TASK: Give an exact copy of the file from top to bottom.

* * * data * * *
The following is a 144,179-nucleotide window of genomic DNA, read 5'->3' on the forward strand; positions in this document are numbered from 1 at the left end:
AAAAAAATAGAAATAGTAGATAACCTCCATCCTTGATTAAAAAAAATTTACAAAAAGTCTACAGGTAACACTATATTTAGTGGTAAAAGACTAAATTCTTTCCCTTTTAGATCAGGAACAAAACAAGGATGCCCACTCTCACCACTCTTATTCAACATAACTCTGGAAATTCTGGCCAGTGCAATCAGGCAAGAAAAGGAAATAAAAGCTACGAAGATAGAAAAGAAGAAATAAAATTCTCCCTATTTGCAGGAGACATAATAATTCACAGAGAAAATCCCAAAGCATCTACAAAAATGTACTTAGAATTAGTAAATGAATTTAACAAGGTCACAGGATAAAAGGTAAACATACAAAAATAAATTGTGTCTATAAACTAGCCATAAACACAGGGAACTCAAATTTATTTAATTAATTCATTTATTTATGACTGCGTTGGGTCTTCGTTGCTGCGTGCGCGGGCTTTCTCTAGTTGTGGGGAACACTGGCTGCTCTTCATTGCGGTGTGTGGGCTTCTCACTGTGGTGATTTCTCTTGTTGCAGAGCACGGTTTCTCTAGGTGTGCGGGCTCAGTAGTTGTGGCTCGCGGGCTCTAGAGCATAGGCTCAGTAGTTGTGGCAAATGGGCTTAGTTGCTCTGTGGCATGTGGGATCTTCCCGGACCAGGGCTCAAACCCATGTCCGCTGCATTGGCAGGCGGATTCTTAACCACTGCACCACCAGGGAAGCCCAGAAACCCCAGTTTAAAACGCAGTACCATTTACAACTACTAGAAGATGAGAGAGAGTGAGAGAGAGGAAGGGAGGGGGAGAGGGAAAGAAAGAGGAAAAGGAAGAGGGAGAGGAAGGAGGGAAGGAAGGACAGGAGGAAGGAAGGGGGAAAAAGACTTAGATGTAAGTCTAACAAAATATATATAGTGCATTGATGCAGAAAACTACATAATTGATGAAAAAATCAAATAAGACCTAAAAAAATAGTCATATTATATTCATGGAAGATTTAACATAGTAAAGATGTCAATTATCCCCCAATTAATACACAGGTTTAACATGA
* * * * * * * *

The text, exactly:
The following is a 144,179-nucleotide window of genomic DNA, read 5'->3' on the forward strand; positions in this document are numbered from 1 at the left end:
AAAAAAATAGAAATAGTAGATAACCTCCATCCTTGATTAAAAAAAATTTACAAAAAGTCTACAGGTAACACTATATTTAGTGGTAAAAGACTAAATTCTTTCCCTTTTAGATCAGGAACAAAACAAGGATGCCCACTCTCACCACTCTTATTCAACATAACTCTGGAAATTCTGGCCAGTGCAATCAGGCAAGAAAAGGAAATAAAAGCTACGAAGATAGAAAAGAAGAAATAAAATTCTCCCTATTTGCAGGAGACATAATAATTCACAGAGAAAATCCCAAAGCATCTACAAAAATGTACTTAGAATTAGTAAATGAATTTAACAAGGTCACAGGATAAAAGGTAAACATACAAAAATAAATTGTGTCTATAAACTAGCCATAAACACAGGGAACTCAAATTTATTTAATTAATTCATTTATTTATGACTGCGTTGGGTCTTCGTTGCTGCGTGCGCGGGCTTTCTCTAGTTGTGGGGAACACTGGCTGCTCTTCATTGCGGTGTGTGGGCTTCTCACTGTGGTGATTTCTCTTGTTGCAGAGCACGGTTTCTCTAGGTGTGCGGGCTCAGTAGTTGTGGCTCGCGGGCTCTAGAGCATAGGCTCAGTAGTTGTGGCAAATGGGCTTAGTTGCTCTGTGGCATGTGGGATCTTCCCGGACCAGGGCTCAAACCCATGTCCGCTGCATTGGCAGGCGGATTCTTAACCACTGCACCACCAGGGAAGCCCAGAAACCCCAGTTTAAAACGCAGTACCATTTACAACTACTAGAAGATGAGAGAGAGTGAGAGAGAGGAAGGGAGGGGGAGAGGGAAAGAAAGAGGAAAAGGAAGAGGGAGAGGAAGGAGGGAAGGAAGGACAGGAGGAAGGAAGGGGGAAAAAGACTTAGATGTAAGTCTAACAAAATATATATAGTGCATTGATGCAGAAAACTACATAATTGATGAAAAAATCAAATAAGACCTAAAAAAATAGTCATATTATATTCATGGAAGATTTAACATAGTAAAGATGTCAATTATCCCCCAATTAATACACAGGTTTAACATGA